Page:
The district reported a 3.5% decrease in the number of students meeting or exceeding the math standard and a 2.4% decrease in the number of students meeting or exceeding the English arts standard compared to 2019.
Newport Mesa spokesperson Annette Franco said: “While student success is measured by scores on multiple tests, the data show that student performance has consistently improved from his 2015 to his 2019. Unfortunately, predictably, The numbers have declined in recent years due to the pandemic.”
Since the pandemic, district officials have focused on early literacy and secondary mathematics, Franco said. They have done this by embracing this, developing their staff and promoting a cohesive education strategy.
At Inland Empire, about 50 fourth-graders from the Corona Norko Integrated School District received NAEP evaluations, but information about their performance was not available Monday, said Brittany Foust, a spokesperson for the district. .
In the Riverside Unified School District, it was not clear Monday whether students took the national exam, but School Board President Brent Lee admitted some students fell behind during distance learning. However, with students resuming in-person learning and with additional resources such as additional staff and tutors, the district believes it can get students back on track.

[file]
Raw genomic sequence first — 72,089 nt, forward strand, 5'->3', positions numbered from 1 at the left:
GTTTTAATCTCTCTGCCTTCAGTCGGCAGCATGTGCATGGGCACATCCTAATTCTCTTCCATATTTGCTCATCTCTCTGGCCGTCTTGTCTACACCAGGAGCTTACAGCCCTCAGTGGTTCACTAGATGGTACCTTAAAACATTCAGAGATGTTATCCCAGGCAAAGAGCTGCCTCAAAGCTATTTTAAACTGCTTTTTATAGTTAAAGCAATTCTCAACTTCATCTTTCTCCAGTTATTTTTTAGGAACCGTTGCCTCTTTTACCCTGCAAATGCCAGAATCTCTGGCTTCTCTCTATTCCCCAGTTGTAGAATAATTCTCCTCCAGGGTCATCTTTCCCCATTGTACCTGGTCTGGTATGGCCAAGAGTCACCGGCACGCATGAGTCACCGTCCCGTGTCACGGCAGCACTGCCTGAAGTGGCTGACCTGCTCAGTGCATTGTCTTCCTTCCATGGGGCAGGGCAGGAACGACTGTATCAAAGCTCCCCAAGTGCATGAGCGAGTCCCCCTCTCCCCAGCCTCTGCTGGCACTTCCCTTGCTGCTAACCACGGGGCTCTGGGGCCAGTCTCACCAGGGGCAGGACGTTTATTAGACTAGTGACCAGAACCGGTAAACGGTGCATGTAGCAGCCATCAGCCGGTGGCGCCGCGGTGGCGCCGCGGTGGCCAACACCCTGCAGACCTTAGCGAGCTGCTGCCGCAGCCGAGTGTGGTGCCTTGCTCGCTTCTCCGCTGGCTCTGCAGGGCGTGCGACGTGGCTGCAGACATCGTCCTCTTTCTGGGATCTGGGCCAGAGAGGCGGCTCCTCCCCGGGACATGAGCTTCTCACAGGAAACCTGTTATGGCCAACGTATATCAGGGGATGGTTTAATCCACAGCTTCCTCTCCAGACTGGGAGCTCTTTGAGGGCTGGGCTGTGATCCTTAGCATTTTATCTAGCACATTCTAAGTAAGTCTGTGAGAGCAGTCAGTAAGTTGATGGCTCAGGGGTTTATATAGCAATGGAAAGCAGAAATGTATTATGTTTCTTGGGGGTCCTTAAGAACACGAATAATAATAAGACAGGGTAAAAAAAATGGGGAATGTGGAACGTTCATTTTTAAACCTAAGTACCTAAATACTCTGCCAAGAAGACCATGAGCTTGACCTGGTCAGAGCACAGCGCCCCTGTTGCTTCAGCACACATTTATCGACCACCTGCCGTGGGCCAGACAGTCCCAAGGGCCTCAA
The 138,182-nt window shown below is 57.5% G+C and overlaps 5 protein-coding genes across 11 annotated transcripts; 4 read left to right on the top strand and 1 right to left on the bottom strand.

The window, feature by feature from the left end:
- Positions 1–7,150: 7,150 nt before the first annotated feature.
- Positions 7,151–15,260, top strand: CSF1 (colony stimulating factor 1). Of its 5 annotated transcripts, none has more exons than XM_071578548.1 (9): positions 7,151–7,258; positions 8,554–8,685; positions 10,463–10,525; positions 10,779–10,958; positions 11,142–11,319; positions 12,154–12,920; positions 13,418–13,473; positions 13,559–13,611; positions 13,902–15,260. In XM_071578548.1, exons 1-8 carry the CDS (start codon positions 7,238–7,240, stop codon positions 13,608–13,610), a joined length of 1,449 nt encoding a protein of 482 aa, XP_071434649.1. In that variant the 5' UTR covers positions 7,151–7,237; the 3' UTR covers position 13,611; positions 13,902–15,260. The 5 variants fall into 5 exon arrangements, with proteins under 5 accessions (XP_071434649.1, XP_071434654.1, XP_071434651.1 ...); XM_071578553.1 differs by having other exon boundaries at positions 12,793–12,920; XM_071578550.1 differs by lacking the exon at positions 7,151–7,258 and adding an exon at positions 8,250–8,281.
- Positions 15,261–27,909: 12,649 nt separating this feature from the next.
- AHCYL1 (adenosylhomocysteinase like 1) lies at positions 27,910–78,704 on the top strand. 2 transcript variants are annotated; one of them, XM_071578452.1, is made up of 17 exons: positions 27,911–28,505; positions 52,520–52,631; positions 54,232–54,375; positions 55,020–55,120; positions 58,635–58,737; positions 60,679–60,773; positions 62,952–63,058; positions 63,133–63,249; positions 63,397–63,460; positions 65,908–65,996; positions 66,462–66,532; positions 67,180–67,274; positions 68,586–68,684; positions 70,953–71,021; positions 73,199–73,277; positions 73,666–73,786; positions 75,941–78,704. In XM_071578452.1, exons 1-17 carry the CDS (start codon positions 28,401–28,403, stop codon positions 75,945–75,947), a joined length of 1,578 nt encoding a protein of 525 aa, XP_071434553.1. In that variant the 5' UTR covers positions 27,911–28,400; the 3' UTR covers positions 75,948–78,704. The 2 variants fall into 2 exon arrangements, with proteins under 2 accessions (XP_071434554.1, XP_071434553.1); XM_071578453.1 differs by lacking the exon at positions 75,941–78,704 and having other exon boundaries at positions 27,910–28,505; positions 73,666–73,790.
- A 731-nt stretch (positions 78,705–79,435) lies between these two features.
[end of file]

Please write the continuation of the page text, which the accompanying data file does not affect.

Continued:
“I think we know that students learn best directly in the classroom,” Lee said. “Distance learning has clearly left us behind.”
SCNG reporters Roxana Kopetman, Erika I. Ritchie, and Mark Acosta contributed to the report.
https://www.ocregister.com/2022/10/24/dips-in-state-and-national-school-test-scores-in-the-nations-report-card-show-impact-of-pandemic/ Falling state and national school test scores in ‘The Nation’s Report Card’ show impact of pandemic – Orange County Register